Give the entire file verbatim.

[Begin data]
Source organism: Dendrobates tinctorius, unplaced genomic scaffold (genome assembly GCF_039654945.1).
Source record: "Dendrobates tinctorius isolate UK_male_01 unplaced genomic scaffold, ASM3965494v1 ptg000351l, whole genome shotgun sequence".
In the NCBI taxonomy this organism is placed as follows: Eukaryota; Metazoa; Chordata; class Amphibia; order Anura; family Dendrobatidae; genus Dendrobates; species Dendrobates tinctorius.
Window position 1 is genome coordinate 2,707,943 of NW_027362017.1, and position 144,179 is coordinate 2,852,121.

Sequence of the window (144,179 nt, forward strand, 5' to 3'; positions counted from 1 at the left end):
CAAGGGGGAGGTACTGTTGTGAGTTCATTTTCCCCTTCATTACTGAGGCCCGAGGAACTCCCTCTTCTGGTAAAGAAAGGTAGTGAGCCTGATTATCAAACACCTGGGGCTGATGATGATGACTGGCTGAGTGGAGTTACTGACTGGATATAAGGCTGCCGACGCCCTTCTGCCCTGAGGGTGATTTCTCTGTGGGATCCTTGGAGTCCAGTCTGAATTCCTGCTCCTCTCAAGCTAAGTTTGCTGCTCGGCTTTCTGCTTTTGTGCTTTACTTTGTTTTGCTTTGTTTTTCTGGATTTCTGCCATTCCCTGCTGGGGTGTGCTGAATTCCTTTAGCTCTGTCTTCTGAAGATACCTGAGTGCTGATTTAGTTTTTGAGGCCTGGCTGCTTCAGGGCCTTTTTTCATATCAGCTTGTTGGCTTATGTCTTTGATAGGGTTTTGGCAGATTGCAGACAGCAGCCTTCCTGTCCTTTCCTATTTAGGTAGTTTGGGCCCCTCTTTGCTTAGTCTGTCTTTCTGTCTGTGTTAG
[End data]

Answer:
Source organism: Dendrobates tinctorius, unplaced genomic scaffold (genome assembly GCF_039654945.1).
Source record: "Dendrobates tinctorius isolate UK_male_01 unplaced genomic scaffold, ASM3965494v1 ptg000351l, whole genome shotgun sequence".
In the NCBI taxonomy this organism is placed as follows: Eukaryota; Metazoa; Chordata; class Amphibia; order Anura; family Dendrobatidae; genus Dendrobates; species Dendrobates tinctorius.
Window position 1 is genome coordinate 2,707,943 of NW_027362017.1, and position 144,179 is coordinate 2,852,121.

Sequence of the window (144,179 nt, forward strand, 5' to 3'; positions counted from 1 at the left end):
CAAGGGGGAGGTACTGTTGTGAGTTCATTTTCCCCTTCATTACTGAGGCCCGAGGAACTCCCTCTTCTGGTAAAGAAAGGTAGTGAGCCTGATTATCAAACACCTGGGGCTGATGATGATGACTGGCTGAGTGGAGTTACTGACTGGATATAAGGCTGCCGACGCCCTTCTGCCCTGAGGGTGATTTCTCTGTGGGATCCTTGGAGTCCAGTCTGAATTCCTGCTCCTCTCAAGCTAAGTTTGCTGCTCGGCTTTCTGCTTTTGTGCTTTACTTTGTTTTGCTTTGTTTTTCTGGATTTCTGCCATTCCCTGCTGGGGTGTGCTGAATTCCTTTAGCTCTGTCTTCTGAAGATACCTGAGTGCTGATTTAGTTTTTGAGGCCTGGCTGCTTCAGGGCCTTTTTTCATATCAGCTTGTTGGCTTATGTCTTTGATAGGGTTTTGGCAGATTGCAGACAGCAGCCTTCCTGTCCTTTCCTATTTAGGTAGTTTGGGCCCCTCTTTGCTTAGTCTGTCTTTCTGTCTGTGTTAG